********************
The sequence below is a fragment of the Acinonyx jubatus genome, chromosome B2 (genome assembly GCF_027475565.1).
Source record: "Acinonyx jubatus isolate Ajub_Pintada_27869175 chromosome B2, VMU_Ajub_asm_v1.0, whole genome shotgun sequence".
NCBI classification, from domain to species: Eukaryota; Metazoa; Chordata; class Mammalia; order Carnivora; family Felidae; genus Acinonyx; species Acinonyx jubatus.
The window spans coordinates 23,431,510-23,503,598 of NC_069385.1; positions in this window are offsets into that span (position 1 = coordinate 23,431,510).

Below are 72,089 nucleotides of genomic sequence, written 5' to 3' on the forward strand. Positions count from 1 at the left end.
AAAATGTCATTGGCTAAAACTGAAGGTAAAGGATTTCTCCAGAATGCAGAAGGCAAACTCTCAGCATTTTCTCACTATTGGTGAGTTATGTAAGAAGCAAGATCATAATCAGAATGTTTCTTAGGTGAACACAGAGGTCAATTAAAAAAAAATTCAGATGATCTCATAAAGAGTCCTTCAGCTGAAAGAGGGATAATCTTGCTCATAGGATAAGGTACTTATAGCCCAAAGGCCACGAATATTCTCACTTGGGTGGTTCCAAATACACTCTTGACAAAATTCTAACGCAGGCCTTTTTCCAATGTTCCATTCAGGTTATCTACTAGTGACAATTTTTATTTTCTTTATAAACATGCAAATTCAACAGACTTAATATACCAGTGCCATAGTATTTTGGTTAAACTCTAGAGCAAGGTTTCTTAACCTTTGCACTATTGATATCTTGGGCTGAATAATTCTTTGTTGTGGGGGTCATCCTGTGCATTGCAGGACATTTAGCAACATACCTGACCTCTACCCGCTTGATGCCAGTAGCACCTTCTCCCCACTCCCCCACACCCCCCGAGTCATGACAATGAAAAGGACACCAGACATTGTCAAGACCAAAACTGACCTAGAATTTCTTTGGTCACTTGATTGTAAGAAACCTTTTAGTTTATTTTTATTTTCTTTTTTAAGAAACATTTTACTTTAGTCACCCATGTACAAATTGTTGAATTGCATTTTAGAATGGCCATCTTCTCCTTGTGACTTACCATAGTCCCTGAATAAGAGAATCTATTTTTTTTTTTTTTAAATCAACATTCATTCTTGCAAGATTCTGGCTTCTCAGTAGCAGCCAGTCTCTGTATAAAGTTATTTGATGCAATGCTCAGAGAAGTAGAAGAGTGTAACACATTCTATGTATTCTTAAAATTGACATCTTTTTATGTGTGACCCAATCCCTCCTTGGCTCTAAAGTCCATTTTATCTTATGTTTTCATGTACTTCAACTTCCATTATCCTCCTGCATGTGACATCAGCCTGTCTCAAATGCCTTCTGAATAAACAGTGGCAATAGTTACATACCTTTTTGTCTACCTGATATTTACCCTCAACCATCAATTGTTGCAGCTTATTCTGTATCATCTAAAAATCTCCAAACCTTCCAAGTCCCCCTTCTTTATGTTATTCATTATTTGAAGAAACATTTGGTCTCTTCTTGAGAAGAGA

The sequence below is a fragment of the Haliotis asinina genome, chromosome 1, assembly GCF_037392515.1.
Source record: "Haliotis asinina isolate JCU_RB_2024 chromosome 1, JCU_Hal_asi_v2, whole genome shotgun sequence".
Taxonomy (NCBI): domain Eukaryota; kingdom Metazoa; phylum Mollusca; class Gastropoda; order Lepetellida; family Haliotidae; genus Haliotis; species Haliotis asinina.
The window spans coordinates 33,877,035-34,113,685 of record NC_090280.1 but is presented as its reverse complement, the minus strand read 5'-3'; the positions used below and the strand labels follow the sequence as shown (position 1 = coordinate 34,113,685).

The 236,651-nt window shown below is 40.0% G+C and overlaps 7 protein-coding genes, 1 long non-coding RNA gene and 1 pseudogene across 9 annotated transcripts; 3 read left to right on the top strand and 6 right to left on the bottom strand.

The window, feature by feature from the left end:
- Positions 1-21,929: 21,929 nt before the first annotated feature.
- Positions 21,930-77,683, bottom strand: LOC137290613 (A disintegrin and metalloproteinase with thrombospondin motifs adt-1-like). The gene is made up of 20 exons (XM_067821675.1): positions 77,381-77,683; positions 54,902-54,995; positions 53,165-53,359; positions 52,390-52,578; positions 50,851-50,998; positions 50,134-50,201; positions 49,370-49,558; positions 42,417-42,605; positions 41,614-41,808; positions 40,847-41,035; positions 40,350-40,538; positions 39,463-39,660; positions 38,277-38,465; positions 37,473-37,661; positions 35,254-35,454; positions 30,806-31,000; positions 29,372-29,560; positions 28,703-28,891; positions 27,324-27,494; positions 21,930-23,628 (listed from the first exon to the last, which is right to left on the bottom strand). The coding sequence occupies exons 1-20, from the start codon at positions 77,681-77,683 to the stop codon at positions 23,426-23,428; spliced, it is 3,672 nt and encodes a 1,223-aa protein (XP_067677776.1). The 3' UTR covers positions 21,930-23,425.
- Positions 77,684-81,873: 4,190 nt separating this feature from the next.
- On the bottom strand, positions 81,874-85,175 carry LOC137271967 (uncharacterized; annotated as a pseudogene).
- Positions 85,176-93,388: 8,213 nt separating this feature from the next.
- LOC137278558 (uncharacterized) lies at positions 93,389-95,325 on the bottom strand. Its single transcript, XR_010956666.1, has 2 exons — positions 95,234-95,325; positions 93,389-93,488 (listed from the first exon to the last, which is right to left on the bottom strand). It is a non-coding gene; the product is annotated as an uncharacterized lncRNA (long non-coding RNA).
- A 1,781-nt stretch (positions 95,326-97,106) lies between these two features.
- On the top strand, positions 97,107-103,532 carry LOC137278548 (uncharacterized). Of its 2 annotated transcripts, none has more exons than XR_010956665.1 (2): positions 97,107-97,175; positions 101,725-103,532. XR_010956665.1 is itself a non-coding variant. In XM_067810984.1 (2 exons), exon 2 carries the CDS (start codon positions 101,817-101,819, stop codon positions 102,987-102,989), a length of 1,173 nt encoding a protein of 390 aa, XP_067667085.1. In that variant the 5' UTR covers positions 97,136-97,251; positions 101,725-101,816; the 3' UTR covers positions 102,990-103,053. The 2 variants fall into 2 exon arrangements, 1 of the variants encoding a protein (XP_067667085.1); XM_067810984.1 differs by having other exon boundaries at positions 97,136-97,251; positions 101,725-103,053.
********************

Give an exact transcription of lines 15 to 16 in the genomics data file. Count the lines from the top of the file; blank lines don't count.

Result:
- Positions 77,684-81,873: 4,190 nt separating this feature from the next.
- On the bottom strand, positions 81,874-85,175 carry LOC137271967 (uncharacterized; annotated as a pseudogene).